For robustness of analysis and argument, together with historical breadth and attention to current complexities, Runciman's contribution stands out. He accepts Marshall's general thesis regarding the evolution of citizenship but, contra Marshall, he asserts that the policy agenda of the Lloyd George government of 1918-22 was more influential in shaping Britain's social institutions than the postwar Attlee government. The more modest aims of Lloyd George seem to have stood the test of time rather better than Attlee's welfare state, which, against the buoyant expectations of Marshall, Richard Titmuss and other academic protagonists, is in retreat as successive governments have eroded, abandoned or reversed its basic principles. Politicians are now opting, as the proposals of Hewitt testify, for the less costly, more bespoke or targeted policies of the Lloyd George variety, eg scholarships for working-class children (assisted places), "dock briefs" (reduction of legal aid), limited employment benefit (tightening the rules of entitlement), and so on. After 1950, Sweden's all-encompassing social democracy became the favoured citizenship model to follow, but Runciman notes that it too has proved unsustainable and for Britain would have been even less viable.
In addressing recent and current problems he looks penetratingly at "the conflict between equality of opportunity and equality of condition", examining in the process a number of institutions, including schooling. He boldly poses the question - unthinkable 30 years ago: "Don't children who are destined for working-class jobs deserve a different kind of education from those who are destined for middle-class careers?" He accepts that differential provision may not achieve parity of esteem but points out that Marshall himself wrote: "Status differences can receive the stamp of legitimacy in terms of democratic citizenship provided that they do not cut too deep." "It depends", Runciman concludes, "on what equality of opportunity is opportunity for", because social rights frequently give rise to new social inequalities.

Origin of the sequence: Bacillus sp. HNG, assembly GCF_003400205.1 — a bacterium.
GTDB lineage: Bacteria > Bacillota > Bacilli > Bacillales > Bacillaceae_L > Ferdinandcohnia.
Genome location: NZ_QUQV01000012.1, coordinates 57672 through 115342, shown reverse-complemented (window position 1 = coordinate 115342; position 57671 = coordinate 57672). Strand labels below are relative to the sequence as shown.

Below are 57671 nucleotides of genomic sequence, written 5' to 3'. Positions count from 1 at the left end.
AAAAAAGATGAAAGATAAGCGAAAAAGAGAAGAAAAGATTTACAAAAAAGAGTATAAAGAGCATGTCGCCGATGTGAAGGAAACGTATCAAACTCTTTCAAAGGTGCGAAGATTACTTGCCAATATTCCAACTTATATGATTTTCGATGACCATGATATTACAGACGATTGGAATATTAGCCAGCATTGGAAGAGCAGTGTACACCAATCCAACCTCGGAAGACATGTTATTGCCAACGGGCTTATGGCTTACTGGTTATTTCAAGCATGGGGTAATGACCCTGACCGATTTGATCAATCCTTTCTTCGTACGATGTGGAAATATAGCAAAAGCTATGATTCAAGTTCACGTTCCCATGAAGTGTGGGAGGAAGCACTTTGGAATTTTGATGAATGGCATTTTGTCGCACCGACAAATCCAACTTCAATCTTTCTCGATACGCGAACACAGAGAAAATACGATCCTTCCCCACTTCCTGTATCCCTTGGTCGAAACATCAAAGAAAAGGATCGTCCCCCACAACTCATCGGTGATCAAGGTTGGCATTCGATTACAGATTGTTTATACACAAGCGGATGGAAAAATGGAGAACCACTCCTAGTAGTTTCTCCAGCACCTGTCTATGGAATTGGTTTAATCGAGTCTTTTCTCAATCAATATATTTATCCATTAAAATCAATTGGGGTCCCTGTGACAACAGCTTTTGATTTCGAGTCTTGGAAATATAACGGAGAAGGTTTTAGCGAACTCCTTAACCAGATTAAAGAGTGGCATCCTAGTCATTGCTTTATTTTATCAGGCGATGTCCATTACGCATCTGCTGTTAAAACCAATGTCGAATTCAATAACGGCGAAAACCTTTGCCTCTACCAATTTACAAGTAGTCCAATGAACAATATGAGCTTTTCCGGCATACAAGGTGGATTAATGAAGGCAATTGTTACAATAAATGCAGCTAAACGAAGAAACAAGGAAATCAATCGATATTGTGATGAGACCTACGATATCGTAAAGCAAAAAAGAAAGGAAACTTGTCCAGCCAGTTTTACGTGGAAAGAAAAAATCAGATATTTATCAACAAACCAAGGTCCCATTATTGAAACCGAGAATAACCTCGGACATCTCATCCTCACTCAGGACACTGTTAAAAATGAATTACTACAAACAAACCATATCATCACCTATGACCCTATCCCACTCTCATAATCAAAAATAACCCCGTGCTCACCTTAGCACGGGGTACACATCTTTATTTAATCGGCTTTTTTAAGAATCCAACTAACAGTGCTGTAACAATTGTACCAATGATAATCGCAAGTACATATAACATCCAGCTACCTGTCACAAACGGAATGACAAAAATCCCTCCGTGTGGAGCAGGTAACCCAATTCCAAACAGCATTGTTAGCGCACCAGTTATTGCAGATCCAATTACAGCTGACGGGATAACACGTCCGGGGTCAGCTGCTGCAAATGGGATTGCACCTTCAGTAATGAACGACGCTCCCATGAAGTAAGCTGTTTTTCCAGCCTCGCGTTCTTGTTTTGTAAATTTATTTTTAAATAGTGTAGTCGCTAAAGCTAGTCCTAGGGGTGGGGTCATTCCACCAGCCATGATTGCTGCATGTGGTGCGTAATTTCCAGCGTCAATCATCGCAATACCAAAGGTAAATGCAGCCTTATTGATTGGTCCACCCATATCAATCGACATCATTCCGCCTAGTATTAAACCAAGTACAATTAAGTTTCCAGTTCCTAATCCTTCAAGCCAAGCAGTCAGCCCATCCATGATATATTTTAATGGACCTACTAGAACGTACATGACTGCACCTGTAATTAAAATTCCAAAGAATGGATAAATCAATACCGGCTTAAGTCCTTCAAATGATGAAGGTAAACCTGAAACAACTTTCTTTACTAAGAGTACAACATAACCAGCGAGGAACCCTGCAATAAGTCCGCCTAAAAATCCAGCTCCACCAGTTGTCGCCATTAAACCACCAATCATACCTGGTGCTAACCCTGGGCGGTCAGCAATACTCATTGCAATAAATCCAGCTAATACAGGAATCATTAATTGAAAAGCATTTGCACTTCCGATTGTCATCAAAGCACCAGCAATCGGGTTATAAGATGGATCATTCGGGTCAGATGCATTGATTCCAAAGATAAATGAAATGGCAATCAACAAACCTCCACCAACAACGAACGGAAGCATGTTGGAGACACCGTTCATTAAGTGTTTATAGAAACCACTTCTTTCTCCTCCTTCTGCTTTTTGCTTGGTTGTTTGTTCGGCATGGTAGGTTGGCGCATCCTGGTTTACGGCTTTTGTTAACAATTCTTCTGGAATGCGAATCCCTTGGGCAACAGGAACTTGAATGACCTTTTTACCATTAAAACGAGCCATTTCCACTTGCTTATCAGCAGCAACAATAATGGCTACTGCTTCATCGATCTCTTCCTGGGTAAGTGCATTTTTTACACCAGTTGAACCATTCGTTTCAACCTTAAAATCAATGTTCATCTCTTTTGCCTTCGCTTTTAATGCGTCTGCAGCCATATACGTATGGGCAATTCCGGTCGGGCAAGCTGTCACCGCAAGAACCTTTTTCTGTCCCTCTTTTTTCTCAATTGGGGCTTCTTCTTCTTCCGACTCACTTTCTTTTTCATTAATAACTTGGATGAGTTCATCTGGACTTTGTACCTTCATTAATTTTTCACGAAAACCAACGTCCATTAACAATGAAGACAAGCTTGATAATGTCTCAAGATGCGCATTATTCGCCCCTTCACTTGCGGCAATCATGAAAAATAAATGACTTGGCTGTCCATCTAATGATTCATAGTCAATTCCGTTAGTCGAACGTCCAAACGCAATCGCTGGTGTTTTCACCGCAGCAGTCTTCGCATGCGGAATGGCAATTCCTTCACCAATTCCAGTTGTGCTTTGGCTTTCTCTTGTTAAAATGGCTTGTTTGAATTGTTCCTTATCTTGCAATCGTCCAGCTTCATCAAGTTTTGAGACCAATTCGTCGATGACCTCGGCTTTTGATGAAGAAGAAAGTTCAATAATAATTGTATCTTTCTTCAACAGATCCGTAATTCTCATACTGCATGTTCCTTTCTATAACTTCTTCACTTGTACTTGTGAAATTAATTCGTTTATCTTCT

Anthony Giddens also examines the implications for citizenship of globalisation, the rise of fundamentalism and the "increasingly high levels of social reflexivity". In concurring with "the collapse of the Marshallian vision", he also observes that Marshall "spoke little of 'democracy' as such" while "mechanisms of democracy tend in his writings to be taken for granted rather than explored". Giddens latches on to this lacuna, pointing to the necessity of "the democratising of democracy" which a reflexive citizenry will demand. He sees the need to effect changes away from bureaucratic hierarchies. This in turn calls for greater and more imaginative schemes of devolution, for nurturing a dialogic or deliberative democracy and for strict controls to reduce sleaze and patronage. In refocusing our attention onto the legal and political aspects of citizenship, he is in step with the recent rise in Britain of such pressure groups as Charter 88, the Scottish Constitutional Convention and others that have succeeded in placing constitutional reform at the forefront of the political agenda.
In the Joseph Rowntree Reform Trust's 1995 "state of the nation" survey, the majority in favour of constitutional reform was even larger among social classes C and D than among the AB category. This is heartening evidence for those who see the need for a reinvigorated development of citizenship, and should firm up the resolve of Tony Blair. It should also be further examined by social scientists, and would make a suitable topic for a Marshall lecture in the near future.
Sir Trevor Smith is vice chancellor, University of Ulster, and chairman, Joseph Rowntree Reform Trust.
Citizenship Today: The Contemporary Relevance of T.H. Marshall
Editor - Martin Bulmer and Anthony M. Rees
ISBN - 1 85728 471 2 and 472 0
Publisher - UCL Press
Price - £38.00 and £13.95
Pages - 306